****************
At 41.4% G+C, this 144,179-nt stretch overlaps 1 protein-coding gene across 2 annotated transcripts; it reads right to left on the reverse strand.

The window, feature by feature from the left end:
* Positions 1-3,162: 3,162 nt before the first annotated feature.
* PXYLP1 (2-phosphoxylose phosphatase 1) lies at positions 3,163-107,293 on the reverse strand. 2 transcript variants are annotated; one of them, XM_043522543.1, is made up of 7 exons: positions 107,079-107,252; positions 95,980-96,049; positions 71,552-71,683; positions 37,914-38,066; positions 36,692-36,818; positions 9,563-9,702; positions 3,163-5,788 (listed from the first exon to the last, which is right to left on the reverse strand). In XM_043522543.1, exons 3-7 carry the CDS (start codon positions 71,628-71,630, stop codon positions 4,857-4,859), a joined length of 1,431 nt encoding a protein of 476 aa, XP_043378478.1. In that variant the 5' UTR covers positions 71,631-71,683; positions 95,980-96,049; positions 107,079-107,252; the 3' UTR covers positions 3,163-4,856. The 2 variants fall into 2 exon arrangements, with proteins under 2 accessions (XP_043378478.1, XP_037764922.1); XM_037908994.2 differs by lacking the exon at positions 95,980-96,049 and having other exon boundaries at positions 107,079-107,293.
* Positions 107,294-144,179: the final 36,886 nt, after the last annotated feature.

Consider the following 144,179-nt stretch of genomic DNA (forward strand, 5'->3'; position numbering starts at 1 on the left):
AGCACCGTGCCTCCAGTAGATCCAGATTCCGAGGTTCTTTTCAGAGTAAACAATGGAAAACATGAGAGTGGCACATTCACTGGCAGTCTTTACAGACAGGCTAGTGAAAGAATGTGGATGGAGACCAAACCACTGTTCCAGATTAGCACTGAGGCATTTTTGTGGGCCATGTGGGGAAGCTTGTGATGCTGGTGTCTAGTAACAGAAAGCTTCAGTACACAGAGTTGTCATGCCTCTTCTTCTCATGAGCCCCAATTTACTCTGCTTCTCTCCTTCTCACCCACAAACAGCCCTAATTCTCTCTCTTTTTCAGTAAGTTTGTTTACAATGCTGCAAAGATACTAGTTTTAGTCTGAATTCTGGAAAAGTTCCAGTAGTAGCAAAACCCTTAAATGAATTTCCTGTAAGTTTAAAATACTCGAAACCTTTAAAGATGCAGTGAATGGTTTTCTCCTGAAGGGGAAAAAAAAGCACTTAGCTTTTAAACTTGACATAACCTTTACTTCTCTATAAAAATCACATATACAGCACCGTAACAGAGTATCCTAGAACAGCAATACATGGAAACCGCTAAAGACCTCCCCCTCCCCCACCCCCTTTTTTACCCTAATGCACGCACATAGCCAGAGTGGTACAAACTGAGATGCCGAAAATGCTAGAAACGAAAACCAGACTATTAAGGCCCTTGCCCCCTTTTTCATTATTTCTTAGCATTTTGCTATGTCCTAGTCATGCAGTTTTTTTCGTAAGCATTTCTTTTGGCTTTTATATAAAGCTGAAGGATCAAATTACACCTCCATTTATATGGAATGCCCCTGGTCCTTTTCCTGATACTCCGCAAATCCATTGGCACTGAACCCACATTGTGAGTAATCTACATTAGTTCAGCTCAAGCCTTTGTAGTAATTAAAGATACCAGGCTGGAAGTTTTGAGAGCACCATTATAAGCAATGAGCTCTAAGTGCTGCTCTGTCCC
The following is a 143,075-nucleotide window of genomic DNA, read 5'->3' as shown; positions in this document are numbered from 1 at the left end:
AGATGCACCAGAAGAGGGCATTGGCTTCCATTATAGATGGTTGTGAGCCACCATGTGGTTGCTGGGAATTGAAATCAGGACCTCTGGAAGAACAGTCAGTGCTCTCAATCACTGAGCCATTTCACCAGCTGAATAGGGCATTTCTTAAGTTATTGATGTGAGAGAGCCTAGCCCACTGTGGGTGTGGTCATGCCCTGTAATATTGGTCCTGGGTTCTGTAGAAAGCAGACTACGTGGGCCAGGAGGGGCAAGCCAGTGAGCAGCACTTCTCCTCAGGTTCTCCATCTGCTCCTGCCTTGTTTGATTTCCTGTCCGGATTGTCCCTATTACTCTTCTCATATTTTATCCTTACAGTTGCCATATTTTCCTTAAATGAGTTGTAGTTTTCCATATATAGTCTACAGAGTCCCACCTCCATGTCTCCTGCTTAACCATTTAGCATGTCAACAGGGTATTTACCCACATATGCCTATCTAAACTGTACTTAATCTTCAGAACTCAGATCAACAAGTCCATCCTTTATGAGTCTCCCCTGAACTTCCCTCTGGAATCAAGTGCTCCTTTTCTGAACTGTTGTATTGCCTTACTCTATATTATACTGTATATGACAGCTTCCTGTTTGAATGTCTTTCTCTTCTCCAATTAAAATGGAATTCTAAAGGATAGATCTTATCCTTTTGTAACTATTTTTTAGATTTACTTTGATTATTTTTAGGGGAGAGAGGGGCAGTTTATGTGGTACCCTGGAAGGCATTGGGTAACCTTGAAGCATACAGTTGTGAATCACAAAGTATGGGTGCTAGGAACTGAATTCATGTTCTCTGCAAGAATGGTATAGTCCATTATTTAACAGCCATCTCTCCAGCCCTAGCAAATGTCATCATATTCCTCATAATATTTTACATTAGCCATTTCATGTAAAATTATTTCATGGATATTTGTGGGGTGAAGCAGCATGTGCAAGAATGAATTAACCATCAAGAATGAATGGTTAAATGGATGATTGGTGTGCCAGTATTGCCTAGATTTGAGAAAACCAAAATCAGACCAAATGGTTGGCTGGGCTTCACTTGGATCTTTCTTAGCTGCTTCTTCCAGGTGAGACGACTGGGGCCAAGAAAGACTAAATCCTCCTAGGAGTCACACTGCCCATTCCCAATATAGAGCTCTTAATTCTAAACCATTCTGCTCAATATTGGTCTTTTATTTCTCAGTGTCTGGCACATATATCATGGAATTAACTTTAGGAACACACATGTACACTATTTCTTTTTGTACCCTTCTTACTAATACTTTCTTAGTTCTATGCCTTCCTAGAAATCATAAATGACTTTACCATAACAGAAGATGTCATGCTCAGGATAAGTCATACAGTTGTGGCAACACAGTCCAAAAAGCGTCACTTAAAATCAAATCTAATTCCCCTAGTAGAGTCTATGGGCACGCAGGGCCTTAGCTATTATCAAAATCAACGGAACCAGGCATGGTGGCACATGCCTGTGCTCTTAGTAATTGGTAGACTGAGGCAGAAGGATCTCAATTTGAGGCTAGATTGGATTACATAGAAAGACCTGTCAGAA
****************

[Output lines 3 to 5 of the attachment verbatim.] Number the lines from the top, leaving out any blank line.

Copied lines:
* Positions 1-3,162: 3,162 nt before the first annotated feature.
* PXYLP1 (2-phosphoxylose phosphatase 1) lies at positions 3,163-107,293 on the reverse strand. 2 transcript variants are annotated; one of them, XM_043522543.1, is made up of 7 exons: positions 107,079-107,252; positions 95,980-96,049; positions 71,552-71,683; positions 37,914-38,066; positions 36,692-36,818; positions 9,563-9,702; positions 3,163-5,788 (listed from the first exon to the last, which is right to left on the reverse strand). In XM_043522543.1, exons 3-7 carry the CDS (start codon positions 71,628-71,630, stop codon positions 4,857-4,859), a joined length of 1,431 nt encoding a protein of 476 aa, XP_043378478.1. In that variant the 5' UTR covers positions 71,631-71,683; positions 95,980-96,049; positions 107,079-107,252; the 3' UTR covers positions 3,163-4,856. The 2 variants fall into 2 exon arrangements, with proteins under 2 accessions (XP_043378478.1, XP_037764922.1); XM_037908994.2 differs by lacking the exon at positions 95,980-96,049 and having other exon boundaries at positions 107,079-107,293.
* Positions 107,294-144,179: the final 36,886 nt, after the last annotated feature.